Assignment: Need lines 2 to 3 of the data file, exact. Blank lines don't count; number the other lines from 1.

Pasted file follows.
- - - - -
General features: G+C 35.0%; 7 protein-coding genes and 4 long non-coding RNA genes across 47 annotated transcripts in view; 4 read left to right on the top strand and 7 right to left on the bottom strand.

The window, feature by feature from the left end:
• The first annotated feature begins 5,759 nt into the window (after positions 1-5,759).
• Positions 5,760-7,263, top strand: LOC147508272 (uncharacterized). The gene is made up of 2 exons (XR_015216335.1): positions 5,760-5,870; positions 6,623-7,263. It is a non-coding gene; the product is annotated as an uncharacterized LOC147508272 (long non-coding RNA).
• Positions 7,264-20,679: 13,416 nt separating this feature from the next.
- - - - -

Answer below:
The window, feature by feature from the left end:
• The first annotated feature begins 5,759 nt into the window (after positions 1-5,759).